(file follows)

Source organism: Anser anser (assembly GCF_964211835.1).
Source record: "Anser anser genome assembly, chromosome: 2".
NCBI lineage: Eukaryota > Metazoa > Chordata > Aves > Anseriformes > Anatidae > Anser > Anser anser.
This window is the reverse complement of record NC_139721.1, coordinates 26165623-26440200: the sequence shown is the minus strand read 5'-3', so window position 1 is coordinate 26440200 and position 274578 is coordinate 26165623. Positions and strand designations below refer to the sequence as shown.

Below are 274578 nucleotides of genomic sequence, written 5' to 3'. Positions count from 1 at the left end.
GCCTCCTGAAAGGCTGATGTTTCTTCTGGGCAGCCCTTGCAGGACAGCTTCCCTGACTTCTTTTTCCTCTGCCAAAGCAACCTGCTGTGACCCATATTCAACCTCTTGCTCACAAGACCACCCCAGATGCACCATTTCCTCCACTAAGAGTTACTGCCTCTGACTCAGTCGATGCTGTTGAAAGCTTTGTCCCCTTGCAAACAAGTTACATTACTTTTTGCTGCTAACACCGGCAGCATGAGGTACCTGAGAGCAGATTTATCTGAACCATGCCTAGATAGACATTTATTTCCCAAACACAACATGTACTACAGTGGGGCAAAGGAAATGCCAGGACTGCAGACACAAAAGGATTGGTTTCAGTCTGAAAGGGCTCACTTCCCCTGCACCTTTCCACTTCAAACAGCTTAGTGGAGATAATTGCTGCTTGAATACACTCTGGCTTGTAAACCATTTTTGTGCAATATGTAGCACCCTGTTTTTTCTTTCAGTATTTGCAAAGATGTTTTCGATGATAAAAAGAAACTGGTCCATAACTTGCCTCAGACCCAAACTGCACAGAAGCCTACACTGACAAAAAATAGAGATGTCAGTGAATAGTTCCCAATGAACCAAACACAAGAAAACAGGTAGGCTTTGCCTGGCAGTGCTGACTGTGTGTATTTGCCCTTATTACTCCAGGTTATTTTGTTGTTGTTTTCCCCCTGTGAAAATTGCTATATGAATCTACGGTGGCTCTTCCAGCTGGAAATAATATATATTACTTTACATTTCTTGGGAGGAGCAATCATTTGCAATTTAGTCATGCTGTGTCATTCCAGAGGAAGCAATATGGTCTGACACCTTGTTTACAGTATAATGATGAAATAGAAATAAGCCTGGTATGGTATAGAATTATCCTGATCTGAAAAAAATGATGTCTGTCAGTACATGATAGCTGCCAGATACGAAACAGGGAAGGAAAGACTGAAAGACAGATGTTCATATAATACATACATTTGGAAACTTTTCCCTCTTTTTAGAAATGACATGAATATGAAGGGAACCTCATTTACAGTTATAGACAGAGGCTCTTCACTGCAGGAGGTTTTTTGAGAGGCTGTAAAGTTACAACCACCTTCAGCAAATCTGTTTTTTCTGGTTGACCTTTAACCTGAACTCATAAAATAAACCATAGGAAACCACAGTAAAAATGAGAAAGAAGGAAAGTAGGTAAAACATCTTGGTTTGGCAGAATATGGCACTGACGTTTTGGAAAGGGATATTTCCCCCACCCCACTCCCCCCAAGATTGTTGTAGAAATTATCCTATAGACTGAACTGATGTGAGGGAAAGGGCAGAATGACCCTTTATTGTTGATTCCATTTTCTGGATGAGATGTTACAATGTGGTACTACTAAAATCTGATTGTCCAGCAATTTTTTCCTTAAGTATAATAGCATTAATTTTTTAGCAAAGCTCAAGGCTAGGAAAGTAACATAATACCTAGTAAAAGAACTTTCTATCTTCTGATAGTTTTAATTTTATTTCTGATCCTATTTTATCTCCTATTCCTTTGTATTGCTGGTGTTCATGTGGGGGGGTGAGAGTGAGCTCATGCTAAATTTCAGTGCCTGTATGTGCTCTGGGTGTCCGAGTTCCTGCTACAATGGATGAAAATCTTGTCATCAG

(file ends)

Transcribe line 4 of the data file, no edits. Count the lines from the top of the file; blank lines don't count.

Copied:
This window is the reverse complement of record NC_139721.1, coordinates 26165623-26440200: the sequence shown is the minus strand read 5'-3', so window position 1 is coordinate 26440200 and position 274578 is coordinate 26165623. Positions and strand designations below refer to the sequence as shown.